Do We Know How to Ask?

Remember the fourth son at the Passover seder? He doesn’t know how to ask. The holy Rabbi Levi Yitzchak of Berditchev said, “That’s me.”

In the science fiction work “The Hitchhiker’s Guide to the Galaxy,” the supercomputer Deep Thought is asked “the question of life, the universe and everything.” After 7½ billion years of computation, the answer that came up was disappointing: “42”. But there was a good deal of wisdom in Deep Thought’s explanation of the failure to get a good answer. He said: “Perhaps you don’t really know what the question is.”

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Covid-19 has many physical ramifications, but it also has stirred a great many people to question “why”. Why has the entire world suddenly changed? What does it mean? What do we need to learn?

The written answers that I’ve collected include:

Prayer does not work.
God wants us to pray.
Only God is in control.
We need to prepare in order to be in control.
This is a challenge for Trump to meet and gain support.
This is a nullification of Trump’s successes so he can lose support.
The closure of entertainment venues shows their lack of worth.
The closure of places of worship shows their lack of worth.

Notice anything? The meaning we find often reflects our values and commitments. We aren’t prepared to hear a new message. In that sense, we don’t really know how to ask.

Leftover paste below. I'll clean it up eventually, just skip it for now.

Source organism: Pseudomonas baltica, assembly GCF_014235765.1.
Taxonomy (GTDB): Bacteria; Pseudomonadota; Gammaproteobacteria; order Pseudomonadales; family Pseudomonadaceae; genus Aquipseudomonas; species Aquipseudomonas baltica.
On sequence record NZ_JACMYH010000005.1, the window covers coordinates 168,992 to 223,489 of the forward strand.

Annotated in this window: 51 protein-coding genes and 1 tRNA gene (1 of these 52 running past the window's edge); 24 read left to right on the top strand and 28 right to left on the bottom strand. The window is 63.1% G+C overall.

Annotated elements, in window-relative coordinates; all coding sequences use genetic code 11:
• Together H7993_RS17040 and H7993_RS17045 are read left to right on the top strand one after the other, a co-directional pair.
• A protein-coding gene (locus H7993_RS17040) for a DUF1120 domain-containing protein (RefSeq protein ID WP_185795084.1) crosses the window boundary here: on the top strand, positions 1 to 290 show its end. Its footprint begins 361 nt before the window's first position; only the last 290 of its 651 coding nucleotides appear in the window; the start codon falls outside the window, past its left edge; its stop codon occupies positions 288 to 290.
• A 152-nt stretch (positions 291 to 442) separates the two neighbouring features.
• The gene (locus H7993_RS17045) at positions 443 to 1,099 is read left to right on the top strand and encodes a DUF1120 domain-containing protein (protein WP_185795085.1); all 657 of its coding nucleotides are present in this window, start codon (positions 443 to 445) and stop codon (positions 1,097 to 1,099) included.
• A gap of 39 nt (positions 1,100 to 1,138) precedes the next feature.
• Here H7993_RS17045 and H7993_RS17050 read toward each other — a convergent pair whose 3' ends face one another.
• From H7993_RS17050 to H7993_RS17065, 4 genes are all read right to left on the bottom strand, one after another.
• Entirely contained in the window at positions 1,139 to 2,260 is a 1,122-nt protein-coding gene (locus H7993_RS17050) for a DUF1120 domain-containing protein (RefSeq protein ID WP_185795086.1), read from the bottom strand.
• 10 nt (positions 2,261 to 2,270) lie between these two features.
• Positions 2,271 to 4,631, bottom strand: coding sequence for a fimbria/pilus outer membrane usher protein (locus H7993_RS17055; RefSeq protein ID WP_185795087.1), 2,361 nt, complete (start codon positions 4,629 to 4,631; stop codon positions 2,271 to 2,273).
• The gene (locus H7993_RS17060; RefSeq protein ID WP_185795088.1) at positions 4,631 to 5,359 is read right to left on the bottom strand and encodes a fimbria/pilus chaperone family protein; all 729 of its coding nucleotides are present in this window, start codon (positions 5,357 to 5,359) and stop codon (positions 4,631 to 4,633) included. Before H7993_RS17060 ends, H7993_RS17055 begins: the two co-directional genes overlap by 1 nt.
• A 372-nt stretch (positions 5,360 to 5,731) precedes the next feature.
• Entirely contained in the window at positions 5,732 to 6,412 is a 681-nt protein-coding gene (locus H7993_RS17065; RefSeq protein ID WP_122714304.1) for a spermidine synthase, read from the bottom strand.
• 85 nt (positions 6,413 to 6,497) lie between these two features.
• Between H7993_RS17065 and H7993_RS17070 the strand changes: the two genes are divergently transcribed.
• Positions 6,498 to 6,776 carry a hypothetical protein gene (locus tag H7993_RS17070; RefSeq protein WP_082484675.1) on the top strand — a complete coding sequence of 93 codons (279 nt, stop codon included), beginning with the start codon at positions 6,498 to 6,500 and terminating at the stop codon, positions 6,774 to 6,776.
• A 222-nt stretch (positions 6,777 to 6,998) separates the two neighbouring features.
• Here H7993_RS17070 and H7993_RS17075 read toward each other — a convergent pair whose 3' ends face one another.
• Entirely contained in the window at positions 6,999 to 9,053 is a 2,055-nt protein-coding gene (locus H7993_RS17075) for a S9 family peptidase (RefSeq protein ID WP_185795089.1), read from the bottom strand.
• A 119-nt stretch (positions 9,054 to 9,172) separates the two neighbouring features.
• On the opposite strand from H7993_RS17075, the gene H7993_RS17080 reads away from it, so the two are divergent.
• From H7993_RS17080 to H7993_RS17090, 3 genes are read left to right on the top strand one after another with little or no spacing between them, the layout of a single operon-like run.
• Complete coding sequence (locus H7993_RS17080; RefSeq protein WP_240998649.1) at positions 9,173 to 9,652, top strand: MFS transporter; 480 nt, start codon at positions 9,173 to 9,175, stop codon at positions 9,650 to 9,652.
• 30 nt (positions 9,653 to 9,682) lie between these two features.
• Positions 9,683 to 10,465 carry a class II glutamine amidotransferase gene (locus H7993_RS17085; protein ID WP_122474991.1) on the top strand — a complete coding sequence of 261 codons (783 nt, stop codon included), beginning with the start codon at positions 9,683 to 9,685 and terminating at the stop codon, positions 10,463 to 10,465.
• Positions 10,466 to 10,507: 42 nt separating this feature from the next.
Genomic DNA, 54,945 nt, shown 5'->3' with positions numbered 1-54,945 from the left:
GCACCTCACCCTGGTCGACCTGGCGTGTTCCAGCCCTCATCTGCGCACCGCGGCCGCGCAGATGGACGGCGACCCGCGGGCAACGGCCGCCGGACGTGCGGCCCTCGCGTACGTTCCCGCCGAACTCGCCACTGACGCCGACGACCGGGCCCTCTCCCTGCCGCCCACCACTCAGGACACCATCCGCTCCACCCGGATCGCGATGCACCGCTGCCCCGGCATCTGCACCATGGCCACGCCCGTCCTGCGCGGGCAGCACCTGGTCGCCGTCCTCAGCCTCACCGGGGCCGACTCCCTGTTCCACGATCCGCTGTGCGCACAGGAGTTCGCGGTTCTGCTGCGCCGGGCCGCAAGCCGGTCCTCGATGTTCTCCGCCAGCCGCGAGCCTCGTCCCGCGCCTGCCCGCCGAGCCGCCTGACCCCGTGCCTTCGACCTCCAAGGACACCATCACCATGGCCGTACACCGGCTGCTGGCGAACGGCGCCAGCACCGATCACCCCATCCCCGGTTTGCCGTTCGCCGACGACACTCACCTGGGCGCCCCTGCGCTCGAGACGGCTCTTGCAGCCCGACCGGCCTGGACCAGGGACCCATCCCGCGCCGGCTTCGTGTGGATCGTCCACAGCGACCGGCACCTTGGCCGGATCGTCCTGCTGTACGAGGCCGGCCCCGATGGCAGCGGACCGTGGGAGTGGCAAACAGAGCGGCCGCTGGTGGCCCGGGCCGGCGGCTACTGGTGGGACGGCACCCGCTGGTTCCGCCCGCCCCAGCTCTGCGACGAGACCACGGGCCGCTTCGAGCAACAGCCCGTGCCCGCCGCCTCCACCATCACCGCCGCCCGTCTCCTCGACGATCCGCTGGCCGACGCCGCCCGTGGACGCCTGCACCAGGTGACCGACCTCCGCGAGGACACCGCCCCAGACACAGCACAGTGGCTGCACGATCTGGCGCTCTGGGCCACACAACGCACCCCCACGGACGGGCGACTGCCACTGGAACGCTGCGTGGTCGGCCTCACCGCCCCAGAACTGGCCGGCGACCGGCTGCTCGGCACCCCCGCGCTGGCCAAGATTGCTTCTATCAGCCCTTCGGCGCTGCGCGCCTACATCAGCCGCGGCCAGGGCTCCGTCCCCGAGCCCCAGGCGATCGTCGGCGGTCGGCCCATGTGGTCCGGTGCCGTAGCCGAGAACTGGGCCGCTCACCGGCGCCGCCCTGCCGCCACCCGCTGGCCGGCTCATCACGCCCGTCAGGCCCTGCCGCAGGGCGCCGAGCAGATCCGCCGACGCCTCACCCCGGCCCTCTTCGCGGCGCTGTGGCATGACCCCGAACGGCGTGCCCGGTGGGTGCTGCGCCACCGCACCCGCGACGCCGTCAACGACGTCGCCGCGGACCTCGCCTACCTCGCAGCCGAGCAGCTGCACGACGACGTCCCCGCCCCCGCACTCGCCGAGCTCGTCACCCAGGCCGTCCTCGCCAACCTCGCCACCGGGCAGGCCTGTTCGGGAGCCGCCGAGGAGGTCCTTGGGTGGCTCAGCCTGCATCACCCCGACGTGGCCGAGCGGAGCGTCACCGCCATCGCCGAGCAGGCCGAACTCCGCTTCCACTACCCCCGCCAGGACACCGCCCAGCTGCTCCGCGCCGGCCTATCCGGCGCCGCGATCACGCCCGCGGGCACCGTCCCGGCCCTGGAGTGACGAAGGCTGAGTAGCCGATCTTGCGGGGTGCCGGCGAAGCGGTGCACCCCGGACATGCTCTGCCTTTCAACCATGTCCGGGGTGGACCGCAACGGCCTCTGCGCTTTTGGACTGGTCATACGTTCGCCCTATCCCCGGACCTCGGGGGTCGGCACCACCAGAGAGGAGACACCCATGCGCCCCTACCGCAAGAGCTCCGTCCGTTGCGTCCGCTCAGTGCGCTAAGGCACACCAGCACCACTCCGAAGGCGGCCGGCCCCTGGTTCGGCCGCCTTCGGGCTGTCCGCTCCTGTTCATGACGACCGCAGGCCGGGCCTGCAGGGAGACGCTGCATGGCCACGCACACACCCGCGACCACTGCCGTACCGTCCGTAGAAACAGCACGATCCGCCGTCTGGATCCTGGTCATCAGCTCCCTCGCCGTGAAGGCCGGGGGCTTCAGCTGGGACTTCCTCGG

Is it at all possible to ask without a prejudiced framework? Remember the fourth son at the Passover seder? He doesn’t know how to ask. The holy Rabbi Levi Yitzchok of Berditchev said, “That’s me.”

It seems that we will always be a limited framework for our quest for meaning. We are all blinded by addiction to some form of self-gratification, however subtle and indirect it may be.

The first step in learning how to ask is to recognize the narrow perspective within which we seek an answer. We are confined by our ego’s interests. Perhaps that is at least one hint we can take from the physical isolation due to the pandemic.

The path to freedom from spiritual confinement is a gradual process of self-transformation. Instead of always asking “what’s in it for me,” we must acquire the habit of asking “what can I do for you.”

As we learn the art of giving to others, we learn the art of asking for meaning to be revealed.

About the Author
Aryeh Siegel is a Diplomate in Logotherapy (Viktor Frankl Institute of Logotherapy) with a Ph.D. in philosophy of logic and metaphysics (M.I.T.). Having studied for over 20 years the Kabbalah of Rabbi Yehuda Ashlag (Baal Hasulam) from Rabbi Avraham Mordechai Gottlieb, he publishes articles and delivers lectures on the philosophy of Kabbalah and Logotherapy. As translator and editor, he has published the book "Giving - The Essential Teaching of the Kabbalah" (Urim Publications, 2020), which includes essays by Baal Hasulam with Rabbi Gottlieb's commentary.
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